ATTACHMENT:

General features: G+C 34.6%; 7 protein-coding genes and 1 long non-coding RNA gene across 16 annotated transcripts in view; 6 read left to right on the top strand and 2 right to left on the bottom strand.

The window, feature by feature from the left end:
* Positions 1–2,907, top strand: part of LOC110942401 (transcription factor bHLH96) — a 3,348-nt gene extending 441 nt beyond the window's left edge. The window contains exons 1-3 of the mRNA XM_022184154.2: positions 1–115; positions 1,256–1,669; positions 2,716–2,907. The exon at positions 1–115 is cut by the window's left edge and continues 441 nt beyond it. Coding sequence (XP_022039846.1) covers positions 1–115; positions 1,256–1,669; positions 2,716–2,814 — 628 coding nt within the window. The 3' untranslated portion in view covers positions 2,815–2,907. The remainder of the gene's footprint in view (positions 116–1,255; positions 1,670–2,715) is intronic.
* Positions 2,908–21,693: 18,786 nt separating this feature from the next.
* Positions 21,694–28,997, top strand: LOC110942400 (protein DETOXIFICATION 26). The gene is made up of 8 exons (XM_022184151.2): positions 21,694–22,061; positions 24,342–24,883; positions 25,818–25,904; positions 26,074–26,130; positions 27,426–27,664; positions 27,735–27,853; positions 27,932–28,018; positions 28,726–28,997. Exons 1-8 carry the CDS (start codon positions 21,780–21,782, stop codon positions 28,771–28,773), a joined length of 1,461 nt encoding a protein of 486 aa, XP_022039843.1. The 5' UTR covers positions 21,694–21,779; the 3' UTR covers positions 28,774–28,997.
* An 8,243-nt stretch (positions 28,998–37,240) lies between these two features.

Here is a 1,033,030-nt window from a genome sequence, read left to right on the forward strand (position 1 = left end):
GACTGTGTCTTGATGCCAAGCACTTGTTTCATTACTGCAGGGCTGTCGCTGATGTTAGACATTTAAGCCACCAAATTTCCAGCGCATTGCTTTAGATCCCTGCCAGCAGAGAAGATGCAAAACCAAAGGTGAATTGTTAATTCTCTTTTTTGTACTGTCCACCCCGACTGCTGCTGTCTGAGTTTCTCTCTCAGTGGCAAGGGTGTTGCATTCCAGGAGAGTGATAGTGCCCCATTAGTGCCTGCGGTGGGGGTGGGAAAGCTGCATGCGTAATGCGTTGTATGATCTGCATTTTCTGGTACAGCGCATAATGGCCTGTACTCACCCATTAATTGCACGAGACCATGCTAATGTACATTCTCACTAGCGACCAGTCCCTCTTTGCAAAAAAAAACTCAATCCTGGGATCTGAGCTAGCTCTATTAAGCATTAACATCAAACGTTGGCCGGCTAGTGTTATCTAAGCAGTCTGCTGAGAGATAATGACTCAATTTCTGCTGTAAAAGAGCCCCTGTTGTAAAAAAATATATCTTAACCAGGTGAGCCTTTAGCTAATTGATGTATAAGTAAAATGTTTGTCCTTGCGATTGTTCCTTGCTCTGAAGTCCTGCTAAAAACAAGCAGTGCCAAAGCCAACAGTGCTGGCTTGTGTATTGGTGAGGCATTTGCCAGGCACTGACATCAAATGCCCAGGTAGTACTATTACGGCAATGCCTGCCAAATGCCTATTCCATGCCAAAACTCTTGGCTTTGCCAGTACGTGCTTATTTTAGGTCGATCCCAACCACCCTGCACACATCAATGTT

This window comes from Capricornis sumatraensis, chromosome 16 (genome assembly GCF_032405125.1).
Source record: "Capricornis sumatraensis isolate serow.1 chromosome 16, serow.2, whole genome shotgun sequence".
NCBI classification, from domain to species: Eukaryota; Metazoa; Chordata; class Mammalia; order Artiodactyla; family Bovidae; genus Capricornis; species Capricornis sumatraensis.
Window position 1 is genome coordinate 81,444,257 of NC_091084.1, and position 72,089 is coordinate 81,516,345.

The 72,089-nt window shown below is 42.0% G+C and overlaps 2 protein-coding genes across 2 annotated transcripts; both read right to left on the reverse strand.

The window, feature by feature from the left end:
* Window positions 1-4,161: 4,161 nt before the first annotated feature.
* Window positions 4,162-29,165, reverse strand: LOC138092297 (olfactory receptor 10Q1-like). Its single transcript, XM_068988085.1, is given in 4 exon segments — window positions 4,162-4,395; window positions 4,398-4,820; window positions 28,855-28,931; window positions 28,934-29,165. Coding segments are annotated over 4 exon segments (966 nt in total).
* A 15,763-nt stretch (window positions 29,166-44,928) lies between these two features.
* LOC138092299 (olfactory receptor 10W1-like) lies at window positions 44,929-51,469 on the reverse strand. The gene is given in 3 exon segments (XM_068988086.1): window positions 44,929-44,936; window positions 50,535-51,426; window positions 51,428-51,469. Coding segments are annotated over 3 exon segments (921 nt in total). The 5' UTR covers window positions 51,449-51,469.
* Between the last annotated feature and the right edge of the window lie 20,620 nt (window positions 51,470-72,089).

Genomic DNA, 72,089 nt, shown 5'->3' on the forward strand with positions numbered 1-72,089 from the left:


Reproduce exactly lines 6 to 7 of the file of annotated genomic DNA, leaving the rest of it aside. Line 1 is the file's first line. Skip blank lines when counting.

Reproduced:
* An 8,243-nt stretch (positions 28,998–37,240) lies between these two features.

Here is a 1,033,030-nt window from a genome sequence, read left to right on the forward strand (position 1 = left end):